ATLANTA (NewsNation Now) — A winner has not been declared in Georgia’s presidential contest because the race between President Donald Trump and Democratic nominee Joe Biden is still too early to call Wednesday with ballots still left to be counted.
Georgia Secretary of State Brad Raffensperger announced Wednesday evening as of 10:40 p.m. ET that there are approximately 90,735 outstanding ballots.
“Officials in numerous counties are continuing to count ballots, with strong security protocols in place to protect the integrity of our election,” said Raffensperger. “We have long anticipated – and said publicly – that counting would most likely take place into Wednesday night and perhaps Thursday morning. We’re on pace to accomplish that responsibly, ensuring that the voice of every eligible voter is heard. It’s important to act quickly, but it’s more important to get it right.”
Raffensperger also cited several security measures that were implemented “to secure the vote and increase public confidence in the electoral process.”
- Absentee drop boxes were locked at 7 p.m. Tuesday evening, preventing illegal voting or potential fraud.
- Surveillance cameras monitored drop boxes at all times.
- State monitor is in the room with Fulton County for all counts and the public is welcome to observe any county as an added layer of transparency.
- A pre-certification audit will provide additional confidence that the votes were accurately counted.
“We’re well aware that with a close presidential election and the possibility of runoffs in some elections that the eyes of the state and the nation are upon Georgia at this time,” Raffensperger said. “We’re as anxious as anyone to see the final results and to start work on certification and planning for our runoff elections. As the work goes on, I want to assure Georgia voters that every legal vote was cast and accurately counted.”
Raffensperger also said that ballots that usually aren’t counted until after Election Day such as those sent by military people and other citizens living overseas will eventually be incorporated into the final totals.
In Fulton County, home to Atlanta and Georgia’s most populous county, election officials brought in a fresh shift of workers Wednesday night. Rick Barron, the county elections supervisors, said he planned to keep working until midnight or later to finish the count.
“We’re going to finish tonight,” said Barron, who estimated about 36,000 absentee ballots remained to be counted. “As long as it takes we’re going to be here.”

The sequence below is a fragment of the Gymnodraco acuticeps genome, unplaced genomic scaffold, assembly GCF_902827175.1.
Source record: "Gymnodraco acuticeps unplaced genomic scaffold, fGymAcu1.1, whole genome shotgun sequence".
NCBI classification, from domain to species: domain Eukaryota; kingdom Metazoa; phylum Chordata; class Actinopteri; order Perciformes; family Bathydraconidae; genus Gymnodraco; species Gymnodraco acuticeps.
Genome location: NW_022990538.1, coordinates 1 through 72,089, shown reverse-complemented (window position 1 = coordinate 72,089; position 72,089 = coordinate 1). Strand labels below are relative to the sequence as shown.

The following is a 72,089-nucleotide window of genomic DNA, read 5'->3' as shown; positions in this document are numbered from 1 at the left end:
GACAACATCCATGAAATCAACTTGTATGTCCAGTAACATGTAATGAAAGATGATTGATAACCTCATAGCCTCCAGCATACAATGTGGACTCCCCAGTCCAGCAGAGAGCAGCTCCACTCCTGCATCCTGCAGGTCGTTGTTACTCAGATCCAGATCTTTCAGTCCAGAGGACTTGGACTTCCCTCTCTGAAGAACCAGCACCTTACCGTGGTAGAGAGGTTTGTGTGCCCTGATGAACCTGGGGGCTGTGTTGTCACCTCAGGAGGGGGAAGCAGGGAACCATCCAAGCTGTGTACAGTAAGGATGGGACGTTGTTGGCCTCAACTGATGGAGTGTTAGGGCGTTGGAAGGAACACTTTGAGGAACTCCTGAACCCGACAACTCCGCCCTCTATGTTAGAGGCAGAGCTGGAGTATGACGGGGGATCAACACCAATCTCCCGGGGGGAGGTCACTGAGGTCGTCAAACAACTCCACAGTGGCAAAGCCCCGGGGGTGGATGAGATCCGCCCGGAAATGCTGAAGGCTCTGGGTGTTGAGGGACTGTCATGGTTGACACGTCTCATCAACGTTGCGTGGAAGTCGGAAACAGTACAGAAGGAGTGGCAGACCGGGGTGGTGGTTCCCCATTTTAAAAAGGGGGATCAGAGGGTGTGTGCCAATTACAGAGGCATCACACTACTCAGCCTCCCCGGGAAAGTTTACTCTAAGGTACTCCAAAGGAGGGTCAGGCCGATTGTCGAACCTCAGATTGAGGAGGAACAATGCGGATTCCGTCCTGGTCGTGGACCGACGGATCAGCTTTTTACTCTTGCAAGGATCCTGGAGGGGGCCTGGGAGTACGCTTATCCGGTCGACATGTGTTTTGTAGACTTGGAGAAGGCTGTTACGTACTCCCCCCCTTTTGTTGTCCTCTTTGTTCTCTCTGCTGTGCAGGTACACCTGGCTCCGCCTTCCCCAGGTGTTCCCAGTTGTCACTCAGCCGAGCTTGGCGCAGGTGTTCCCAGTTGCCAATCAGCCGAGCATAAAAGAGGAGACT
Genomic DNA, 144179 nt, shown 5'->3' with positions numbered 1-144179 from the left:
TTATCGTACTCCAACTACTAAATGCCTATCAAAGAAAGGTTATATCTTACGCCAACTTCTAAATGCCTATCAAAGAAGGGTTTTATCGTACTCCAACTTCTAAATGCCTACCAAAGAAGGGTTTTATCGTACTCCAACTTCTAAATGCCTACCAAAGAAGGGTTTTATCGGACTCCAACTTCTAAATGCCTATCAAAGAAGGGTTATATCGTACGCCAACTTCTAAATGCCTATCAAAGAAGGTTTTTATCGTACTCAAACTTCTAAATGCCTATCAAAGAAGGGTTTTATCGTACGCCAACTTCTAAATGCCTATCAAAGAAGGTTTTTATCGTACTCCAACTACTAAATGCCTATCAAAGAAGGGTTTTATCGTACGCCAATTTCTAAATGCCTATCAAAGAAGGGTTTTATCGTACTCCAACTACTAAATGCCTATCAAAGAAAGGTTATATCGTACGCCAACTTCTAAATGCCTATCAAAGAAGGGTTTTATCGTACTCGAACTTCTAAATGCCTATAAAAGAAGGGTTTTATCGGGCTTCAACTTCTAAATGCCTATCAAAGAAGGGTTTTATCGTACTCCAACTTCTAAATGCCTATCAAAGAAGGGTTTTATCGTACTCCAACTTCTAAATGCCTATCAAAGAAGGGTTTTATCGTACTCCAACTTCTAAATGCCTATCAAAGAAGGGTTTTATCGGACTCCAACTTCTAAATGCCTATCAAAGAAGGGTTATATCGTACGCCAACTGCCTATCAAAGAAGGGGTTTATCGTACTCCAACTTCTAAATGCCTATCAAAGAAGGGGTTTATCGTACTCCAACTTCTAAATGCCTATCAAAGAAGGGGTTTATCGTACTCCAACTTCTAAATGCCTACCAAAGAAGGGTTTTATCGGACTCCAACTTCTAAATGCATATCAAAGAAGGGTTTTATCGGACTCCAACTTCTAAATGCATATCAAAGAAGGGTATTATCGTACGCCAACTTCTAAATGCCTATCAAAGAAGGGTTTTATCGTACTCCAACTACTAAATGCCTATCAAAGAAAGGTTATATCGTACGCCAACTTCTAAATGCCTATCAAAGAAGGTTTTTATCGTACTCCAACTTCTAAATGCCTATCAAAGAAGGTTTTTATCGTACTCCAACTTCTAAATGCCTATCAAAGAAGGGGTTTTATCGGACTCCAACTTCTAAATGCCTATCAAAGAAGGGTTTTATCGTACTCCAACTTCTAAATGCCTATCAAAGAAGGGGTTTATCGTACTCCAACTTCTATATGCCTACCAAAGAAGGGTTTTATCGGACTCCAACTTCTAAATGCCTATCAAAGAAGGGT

Early Wednesday, President Trump prematurely claimed he carried Georgia — and several other states that were too early to call.
“It’s … clear that we have won Georgia. We’re up by 2.5%, or 117,000 (votes) with only 7% (of the vote) left” to count, Trump said during an early morning appearance at the White House.
He also said he planned to contest the U.S. presidential election before the Supreme Court. It was unclear exactly what legal action he might pursue.
In Chatham County, a heavily Democratic county that includes Savannah, the Georgia Republican Party and the Trump campaign filed suit Wednesday essentially asking a judge to ensure that state laws are being followed on absentee ballots. Campaign officials said they were considering peppering a dozen other counties around the state with similar legal filings.
In Gwinnett County, also one of Georgia’s largest, a software problem interfered with the way thousands of mailed absentee ballots are scanned in batches, county officials said. Raffensperger’s office said that problem was addressed on Tuesday night.
In DeKalb County, officials stopped overnight but resumed counting absentee ballots Wednesday.
Inside State Farm Arena, the home of the Atlanta Hawks NBA team, about 50 people were counting Fulton County votes in a well-lit conference room on Wednesday.
Several miles away, representatives for the Democratic and Republican parties sat around a few computers in a corner of a large warehouse on Atlanta’s westside to review Fulton County absentee ballots that were flagged by scanners. They reviewed the ballots on monitors, looking for marks that indicated voters’ intent.
In Cobb County, also in metro Atlanta, approximately 15,000 absentee ballots remained to be processed on Wednesday or Thursday, Cobb County Elections Director Janine Eveler said Wednesday morning. Then, on Friday, the county plans to process another 882 provisional ballots along with any military and overseas ballots and any ballots with missing or mismatched signatures that have been corrected.
No Democratic presidential candidate has won Georgia since Bill Clinton was first elected in 1992, and it’s been 22 years since a Democratic nominee for governor or U.S. Senate carried the state.
Trump and Biden are locked in a tight contest to secure the 270 electoral votes needed to win the presidency. Georgia offers 16 electoral votes.